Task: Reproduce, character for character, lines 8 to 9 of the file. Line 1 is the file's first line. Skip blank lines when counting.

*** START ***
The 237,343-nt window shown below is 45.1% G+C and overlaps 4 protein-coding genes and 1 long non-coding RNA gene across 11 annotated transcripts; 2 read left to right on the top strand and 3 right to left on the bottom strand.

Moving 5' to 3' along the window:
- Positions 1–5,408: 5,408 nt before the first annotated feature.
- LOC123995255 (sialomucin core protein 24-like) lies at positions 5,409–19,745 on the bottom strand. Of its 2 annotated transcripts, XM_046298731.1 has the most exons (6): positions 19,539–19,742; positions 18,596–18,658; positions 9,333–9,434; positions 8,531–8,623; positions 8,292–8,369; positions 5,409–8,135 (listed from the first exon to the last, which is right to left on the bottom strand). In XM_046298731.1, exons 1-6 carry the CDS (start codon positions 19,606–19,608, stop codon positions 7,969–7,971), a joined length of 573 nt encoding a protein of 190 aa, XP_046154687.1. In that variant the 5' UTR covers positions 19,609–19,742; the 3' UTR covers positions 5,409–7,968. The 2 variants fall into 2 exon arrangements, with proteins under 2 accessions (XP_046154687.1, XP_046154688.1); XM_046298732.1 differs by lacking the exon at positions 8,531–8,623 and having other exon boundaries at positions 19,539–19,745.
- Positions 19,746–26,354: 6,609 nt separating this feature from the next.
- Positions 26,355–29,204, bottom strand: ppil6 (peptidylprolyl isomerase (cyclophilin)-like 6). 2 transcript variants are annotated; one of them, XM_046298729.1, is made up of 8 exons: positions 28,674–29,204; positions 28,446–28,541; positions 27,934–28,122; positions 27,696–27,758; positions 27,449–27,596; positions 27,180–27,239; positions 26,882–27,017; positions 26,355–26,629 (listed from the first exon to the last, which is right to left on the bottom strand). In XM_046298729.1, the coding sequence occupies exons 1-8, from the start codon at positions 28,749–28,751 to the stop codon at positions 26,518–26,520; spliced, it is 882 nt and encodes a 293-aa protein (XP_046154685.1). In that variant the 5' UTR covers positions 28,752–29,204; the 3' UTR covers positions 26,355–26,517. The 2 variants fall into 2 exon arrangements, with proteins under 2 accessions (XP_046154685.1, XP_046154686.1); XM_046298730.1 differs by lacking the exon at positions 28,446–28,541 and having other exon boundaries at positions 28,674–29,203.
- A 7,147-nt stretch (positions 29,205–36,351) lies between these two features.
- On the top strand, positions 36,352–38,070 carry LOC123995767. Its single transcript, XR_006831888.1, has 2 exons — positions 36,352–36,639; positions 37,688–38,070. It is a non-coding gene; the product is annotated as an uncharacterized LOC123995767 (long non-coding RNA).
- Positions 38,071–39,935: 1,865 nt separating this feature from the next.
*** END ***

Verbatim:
- On the top strand, positions 36,352–38,070 carry LOC123995767. Its single transcript, XR_006831888.1, has 2 exons — positions 36,352–36,639; positions 37,688–38,070. It is a non-coding gene; the product is annotated as an uncharacterized LOC123995767 (long non-coding RNA).
- Positions 38,071–39,935: 1,865 nt separating this feature from the next.